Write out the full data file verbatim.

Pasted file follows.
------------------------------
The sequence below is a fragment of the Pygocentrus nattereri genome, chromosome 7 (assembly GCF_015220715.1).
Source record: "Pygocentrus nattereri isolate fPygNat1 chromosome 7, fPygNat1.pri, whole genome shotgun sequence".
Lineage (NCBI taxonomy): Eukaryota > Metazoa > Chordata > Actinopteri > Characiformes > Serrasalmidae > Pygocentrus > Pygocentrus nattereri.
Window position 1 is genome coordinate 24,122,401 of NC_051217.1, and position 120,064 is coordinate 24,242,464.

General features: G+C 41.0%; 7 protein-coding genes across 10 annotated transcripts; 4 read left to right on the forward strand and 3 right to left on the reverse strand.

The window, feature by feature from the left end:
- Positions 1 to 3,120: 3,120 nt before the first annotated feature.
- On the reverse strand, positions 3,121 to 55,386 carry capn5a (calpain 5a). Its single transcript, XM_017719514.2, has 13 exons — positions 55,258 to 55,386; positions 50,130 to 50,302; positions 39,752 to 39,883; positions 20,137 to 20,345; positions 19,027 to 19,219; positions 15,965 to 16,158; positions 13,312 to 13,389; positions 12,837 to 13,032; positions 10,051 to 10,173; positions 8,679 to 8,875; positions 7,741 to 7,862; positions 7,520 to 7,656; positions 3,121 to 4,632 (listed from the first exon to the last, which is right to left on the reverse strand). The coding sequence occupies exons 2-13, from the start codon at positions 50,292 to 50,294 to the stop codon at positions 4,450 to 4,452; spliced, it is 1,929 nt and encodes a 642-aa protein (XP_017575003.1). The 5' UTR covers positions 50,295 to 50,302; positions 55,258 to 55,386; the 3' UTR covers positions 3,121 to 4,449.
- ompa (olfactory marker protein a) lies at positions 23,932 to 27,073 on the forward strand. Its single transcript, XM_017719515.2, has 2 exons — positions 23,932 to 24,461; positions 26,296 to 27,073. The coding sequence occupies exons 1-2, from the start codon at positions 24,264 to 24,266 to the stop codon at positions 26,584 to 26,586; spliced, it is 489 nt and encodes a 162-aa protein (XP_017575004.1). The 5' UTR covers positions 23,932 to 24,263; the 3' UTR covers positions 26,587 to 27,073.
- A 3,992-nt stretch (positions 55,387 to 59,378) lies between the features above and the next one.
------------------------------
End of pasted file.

The sequence below is a fragment of the Pygocentrus nattereri genome, chromosome 7 (assembly GCF_015220715.1).
Source record: "Pygocentrus nattereri isolate fPygNat1 chromosome 7, fPygNat1.pri, whole genome shotgun sequence".
Lineage (NCBI taxonomy): Eukaryota > Metazoa > Chordata > Actinopteri > Characiformes > Serrasalmidae > Pygocentrus > Pygocentrus nattereri.
Window position 1 is genome coordinate 24,122,401 of NC_051217.1, and position 120,064 is coordinate 24,242,464.

General features: G+C 41.0%; 7 protein-coding genes across 10 annotated transcripts; 4 read left to right on the forward strand and 3 right to left on the reverse strand.

The window, feature by feature from the left end:
- Positions 1 to 3,120: 3,120 nt before the first annotated feature.
- On the reverse strand, positions 3,121 to 55,386 carry capn5a (calpain 5a). Its single transcript, XM_017719514.2, has 13 exons — positions 55,258 to 55,386; positions 50,130 to 50,302; positions 39,752 to 39,883; positions 20,137 to 20,345; positions 19,027 to 19,219; positions 15,965 to 16,158; positions 13,312 to 13,389; positions 12,837 to 13,032; positions 10,051 to 10,173; positions 8,679 to 8,875; positions 7,741 to 7,862; positions 7,520 to 7,656; positions 3,121 to 4,632 (listed from the first exon to the last, which is right to left on the reverse strand). The coding sequence occupies exons 2-13, from the start codon at positions 50,292 to 50,294 to the stop codon at positions 4,450 to 4,452; spliced, it is 1,929 nt and encodes a 642-aa protein (XP_017575003.1). The 5' UTR covers positions 50,295 to 50,302; positions 55,258 to 55,386; the 3' UTR covers positions 3,121 to 4,449.
- ompa (olfactory marker protein a) lies at positions 23,932 to 27,073 on the forward strand. Its single transcript, XM_017719515.2, has 2 exons — positions 23,932 to 24,461; positions 26,296 to 27,073. The coding sequence occupies exons 1-2, from the start codon at positions 24,264 to 24,266 to the stop codon at positions 26,584 to 26,586; spliced, it is 489 nt and encodes a 162-aa protein (XP_017575004.1). The 5' UTR covers positions 23,932 to 24,263; the 3' UTR covers positions 26,587 to 27,073.
- A 3,992-nt stretch (positions 55,387 to 59,378) lies between the features above and the next one.